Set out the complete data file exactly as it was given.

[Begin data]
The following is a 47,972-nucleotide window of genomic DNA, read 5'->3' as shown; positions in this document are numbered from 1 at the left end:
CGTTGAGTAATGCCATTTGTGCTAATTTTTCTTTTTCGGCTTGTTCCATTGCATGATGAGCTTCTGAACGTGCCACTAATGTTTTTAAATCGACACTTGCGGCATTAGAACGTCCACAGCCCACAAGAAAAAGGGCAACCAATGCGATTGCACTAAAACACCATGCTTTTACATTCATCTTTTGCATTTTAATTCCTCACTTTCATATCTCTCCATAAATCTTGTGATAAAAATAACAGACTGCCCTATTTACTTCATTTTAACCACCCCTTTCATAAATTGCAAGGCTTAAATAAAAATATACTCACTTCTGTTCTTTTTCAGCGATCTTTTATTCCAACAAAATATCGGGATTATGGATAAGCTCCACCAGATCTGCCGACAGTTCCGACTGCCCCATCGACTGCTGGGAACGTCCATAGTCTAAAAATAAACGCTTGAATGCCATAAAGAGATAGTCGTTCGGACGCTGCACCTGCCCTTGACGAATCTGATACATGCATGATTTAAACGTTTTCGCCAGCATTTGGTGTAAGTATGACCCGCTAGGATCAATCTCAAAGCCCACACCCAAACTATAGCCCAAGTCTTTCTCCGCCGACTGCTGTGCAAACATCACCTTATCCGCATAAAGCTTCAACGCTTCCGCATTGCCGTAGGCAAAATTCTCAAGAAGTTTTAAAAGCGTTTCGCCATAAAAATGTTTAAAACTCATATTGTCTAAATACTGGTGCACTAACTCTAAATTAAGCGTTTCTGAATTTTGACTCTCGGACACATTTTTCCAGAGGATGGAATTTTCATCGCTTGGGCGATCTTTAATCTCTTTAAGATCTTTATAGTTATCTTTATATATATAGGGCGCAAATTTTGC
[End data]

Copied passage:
The following is a 47,972-nucleotide window of genomic DNA, read 5'->3' as shown; positions in this document are numbered from 1 at the left end:
CGTTGAGTAATGCCATTTGTGCTAATTTTTCTTTTTCGGCTTGTTCCATTGCATGATGAGCTTCTGAACGTGCCACTAATGTTTTTAAATCGACACTTGCGGCATTAGAACGTCCACAGCCCACAAGAAAAAGGGCAACCAATGCGATTGCACTAAAACACCATGCTTTTACATTCATCTTTTGCATTTTAATTCCTCACTTTCATATCTCTCCATAAATCTTGTGATAAAAATAACAGACTGCCCTATTTACTTCATTTTAACCACCCCTTTCATAAATTGCAAGGCTTAAATAAAAATATACTCACTTCTGTTCTTTTTCAGCGATCTTTTATTCCAACAAAATATCGGGATTATGGATAAGCTCCACCAGATCTGCCGACAGTTCCGACTGCCCCATCGACTGCTGGGAACGTCCATAGTCTAAAAATAAACGCTTGAATGCCATAAAGAGATAGTCGTTCGGACGCTGCACCTGCCCTTGACGAATCTGATACATGCATGATTTAAACGTTTTCGCCAGCATTTGGTGTAAGTATGACCCGCTAGGATCAATCTCAAAGCCCACACCCAAACTATAGCCCAAGTCTTTCTCCGCCGACTGCTGTGCAAACATCACCTTATCCGCATAAAGCTTCAACGCTTCCGCATTGCCGTAGGCAAAATTCTCAAGAAGTTTTAAAAGCGTTTCGCCATAAAAATGTTTAAAACTCATATTGTCTAAATACTGGTGCACTAACTCTAAATTAAGCGTTTCTGAATTTTGACTCTCGGACACATTTTTCCAGAGGATGGAATTTTCATCGCTTGGGCGATCTTTAATCTCTTTAAGATCTTTATAGTTATCTTTATATATATAGGGCGCAAATTTTGC